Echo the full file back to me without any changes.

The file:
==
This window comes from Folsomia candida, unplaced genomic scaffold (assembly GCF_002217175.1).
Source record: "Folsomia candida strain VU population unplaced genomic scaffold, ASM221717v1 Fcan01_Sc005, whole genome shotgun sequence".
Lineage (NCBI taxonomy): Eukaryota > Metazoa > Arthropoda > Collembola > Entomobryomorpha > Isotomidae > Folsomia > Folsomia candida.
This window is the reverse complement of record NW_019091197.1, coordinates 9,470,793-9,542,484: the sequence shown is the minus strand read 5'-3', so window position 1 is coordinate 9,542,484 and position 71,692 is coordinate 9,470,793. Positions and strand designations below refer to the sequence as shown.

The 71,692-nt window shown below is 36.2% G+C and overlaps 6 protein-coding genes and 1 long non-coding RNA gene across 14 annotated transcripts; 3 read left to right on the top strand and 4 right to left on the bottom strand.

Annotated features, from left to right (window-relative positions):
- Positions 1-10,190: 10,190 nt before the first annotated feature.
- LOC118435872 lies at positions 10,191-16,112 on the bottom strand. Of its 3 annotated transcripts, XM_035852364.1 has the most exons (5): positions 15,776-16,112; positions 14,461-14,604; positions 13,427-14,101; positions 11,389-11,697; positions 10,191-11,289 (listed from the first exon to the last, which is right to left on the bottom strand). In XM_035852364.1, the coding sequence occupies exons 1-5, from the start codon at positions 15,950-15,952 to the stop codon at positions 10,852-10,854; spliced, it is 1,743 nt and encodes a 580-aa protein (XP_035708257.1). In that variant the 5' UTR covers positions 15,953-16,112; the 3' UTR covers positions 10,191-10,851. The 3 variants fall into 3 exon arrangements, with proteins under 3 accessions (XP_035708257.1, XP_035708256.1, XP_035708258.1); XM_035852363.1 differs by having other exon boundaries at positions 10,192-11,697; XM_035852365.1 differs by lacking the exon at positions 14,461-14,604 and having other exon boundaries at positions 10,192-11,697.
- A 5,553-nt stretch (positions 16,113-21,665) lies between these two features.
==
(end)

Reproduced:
This window comes from Folsomia candida, unplaced genomic scaffold (assembly GCF_002217175.1).
Source record: "Folsomia candida strain VU population unplaced genomic scaffold, ASM221717v1 Fcan01_Sc005, whole genome shotgun sequence".
Lineage (NCBI taxonomy): Eukaryota > Metazoa > Arthropoda > Collembola > Entomobryomorpha > Isotomidae > Folsomia > Folsomia candida.
This window is the reverse complement of record NW_019091197.1, coordinates 9,470,793-9,542,484: the sequence shown is the minus strand read 5'-3', so window position 1 is coordinate 9,542,484 and position 71,692 is coordinate 9,470,793. Positions and strand designations below refer to the sequence as shown.

The 71,692-nt window shown below is 36.2% G+C and overlaps 6 protein-coding genes and 1 long non-coding RNA gene across 14 annotated transcripts; 3 read left to right on the top strand and 4 right to left on the bottom strand.

Annotated features, from left to right (window-relative positions):
- Positions 1-10,190: 10,190 nt before the first annotated feature.
- LOC118435872 lies at positions 10,191-16,112 on the bottom strand. Of its 3 annotated transcripts, XM_035852364.1 has the most exons (5): positions 15,776-16,112; positions 14,461-14,604; positions 13,427-14,101; positions 11,389-11,697; positions 10,191-11,289 (listed from the first exon to the last, which is right to left on the bottom strand). In XM_035852364.1, the coding sequence occupies exons 1-5, from the start codon at positions 15,950-15,952 to the stop codon at positions 10,852-10,854; spliced, it is 1,743 nt and encodes a 580-aa protein (XP_035708257.1). In that variant the 5' UTR covers positions 15,953-16,112; the 3' UTR covers positions 10,191-10,851. The 3 variants fall into 3 exon arrangements, with proteins under 3 accessions (XP_035708257.1, XP_035708256.1, XP_035708258.1); XM_035852363.1 differs by having other exon boundaries at positions 10,192-11,697; XM_035852365.1 differs by lacking the exon at positions 14,461-14,604 and having other exon boundaries at positions 10,192-11,697.
- A 5,553-nt stretch (positions 16,113-21,665) lies between these two features.